For a couple in trouble, the simplest things can make a world of difference.
- Communication, kindness, and appreciation are three simple ingredients for building a couple’s level of intimacy.
- Painful conflict should first be reduced with communication before a couple can attempt to foster a better connection.
- Doing something thoughtful and expressing gratitude toward one’s partner lays the groundwork for a couple to address deeper issues.
When couples come to see me for help, there are most often a myriad of issues at hand: some major, such as infidelity or addiction, some more run-of-the-mill, such as constant conflict. But in almost all cases, regardless of their presenting problem, the couple ultimately needs help with two issues: communication and kindness/appreciation.
One of the first things I do when meeting with a couple is teach them communication skills. People can be highly skilled at all sorts of communication, but communication with loved ones, especially when upset (hurt, angry, frustrated), is a unique skill set. Most of the time, for most people, these communications end in alienation and frustration.
I teach them how to communicate in ways that create an increase in intimacy instead. This involves a time-out if needed, and then a structured method of active listening and turn-taking. This allows both members of the relationship to feel seen, heard and understood by the other. Even if the communication is hard, by default it creates more intimacy because they are communicating about how they feel and about their impact on each other in a way that allows for growth and change.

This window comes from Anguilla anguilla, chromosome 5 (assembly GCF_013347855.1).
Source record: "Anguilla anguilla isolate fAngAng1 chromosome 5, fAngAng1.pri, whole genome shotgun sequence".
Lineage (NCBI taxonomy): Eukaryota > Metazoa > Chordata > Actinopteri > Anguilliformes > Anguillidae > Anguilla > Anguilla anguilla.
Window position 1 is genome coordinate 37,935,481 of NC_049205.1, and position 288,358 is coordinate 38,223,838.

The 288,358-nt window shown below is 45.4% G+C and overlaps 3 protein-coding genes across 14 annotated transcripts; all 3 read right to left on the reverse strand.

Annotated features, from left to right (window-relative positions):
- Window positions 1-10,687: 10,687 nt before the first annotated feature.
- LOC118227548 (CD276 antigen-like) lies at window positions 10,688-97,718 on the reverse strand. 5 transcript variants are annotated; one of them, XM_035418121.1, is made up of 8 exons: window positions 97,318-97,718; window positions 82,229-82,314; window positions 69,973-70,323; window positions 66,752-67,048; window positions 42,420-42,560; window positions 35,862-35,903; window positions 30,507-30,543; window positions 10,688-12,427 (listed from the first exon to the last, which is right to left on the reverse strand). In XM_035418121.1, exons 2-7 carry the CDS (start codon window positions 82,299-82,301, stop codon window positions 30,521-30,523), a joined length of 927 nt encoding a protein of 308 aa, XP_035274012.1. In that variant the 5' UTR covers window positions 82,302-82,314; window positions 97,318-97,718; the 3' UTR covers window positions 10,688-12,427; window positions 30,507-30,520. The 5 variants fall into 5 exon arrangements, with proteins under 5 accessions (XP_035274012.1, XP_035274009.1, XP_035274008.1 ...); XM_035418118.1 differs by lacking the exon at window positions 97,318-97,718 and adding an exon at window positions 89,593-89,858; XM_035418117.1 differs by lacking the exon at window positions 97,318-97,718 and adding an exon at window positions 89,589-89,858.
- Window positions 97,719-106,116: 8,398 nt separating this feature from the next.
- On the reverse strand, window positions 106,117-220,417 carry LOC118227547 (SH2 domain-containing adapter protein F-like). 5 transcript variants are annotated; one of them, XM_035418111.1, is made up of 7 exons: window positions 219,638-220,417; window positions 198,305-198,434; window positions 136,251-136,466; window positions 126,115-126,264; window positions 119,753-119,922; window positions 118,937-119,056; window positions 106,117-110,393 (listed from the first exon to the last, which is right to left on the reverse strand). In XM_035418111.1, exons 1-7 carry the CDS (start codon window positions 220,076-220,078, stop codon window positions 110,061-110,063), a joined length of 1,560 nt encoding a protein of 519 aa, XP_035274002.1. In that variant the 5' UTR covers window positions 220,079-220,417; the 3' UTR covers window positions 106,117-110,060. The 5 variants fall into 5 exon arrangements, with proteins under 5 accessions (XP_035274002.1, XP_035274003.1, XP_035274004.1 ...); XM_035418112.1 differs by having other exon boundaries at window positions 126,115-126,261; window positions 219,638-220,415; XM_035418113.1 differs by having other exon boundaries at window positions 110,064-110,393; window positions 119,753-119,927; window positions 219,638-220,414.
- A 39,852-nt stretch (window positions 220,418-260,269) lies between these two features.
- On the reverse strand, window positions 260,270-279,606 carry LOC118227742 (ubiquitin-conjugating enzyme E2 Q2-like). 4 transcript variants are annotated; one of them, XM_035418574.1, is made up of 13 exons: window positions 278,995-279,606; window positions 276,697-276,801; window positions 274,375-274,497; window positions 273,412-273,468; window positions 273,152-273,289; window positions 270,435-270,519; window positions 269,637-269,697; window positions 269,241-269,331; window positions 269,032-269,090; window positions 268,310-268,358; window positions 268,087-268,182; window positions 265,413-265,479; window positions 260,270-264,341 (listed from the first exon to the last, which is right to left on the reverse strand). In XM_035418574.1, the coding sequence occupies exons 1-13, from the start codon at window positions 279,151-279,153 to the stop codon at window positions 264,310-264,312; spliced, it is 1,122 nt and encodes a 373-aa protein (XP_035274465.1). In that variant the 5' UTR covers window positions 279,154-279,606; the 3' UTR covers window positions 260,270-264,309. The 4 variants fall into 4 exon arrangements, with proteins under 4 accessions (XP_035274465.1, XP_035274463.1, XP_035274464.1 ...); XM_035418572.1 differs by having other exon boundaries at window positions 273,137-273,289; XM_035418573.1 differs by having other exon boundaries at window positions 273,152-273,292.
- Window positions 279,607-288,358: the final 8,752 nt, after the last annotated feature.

Kindness and appreciation
Once the painful conflict is reduced/eliminated, the work becomes about creating a relationship that fosters love, connection, and positive feelings. Some of that is about spending quality time together or working on their physical/sexual connection. But fundamentally, so many couples have long-standing resentment from feeling uncared for and unappreciated. For this, I give them two simple exercises:
- Once a day, do something thoughtful for your partner. Something that would make them feel loved and cared about.
- Once a day, express gratitude towards your partner. Thank them for something specific and ideally unique to that particular day (so you are not thanking them for the same thing every day).
While these two things may appear to be silly and simple, clients are often amazed at how much of a difference it can make to see their partner, every day, do something nice for them and say something appreciative about them.
Trust me, I am not out of a job by laying this groundwork. There is often still lots of work to do as we unwind a couples’ history, narratives, patterns, and stuck, painful places. But the above exercises create an environment of love, attention, and trust and a foundation for discovery and something new to be created. The simplest things can make a world of difference.
Samantha Smithstein, Psy.D., is a psychologist in private practice in San Francisco. She works with couples and individuals, specializing in intimacy, sexuality, and self-realization.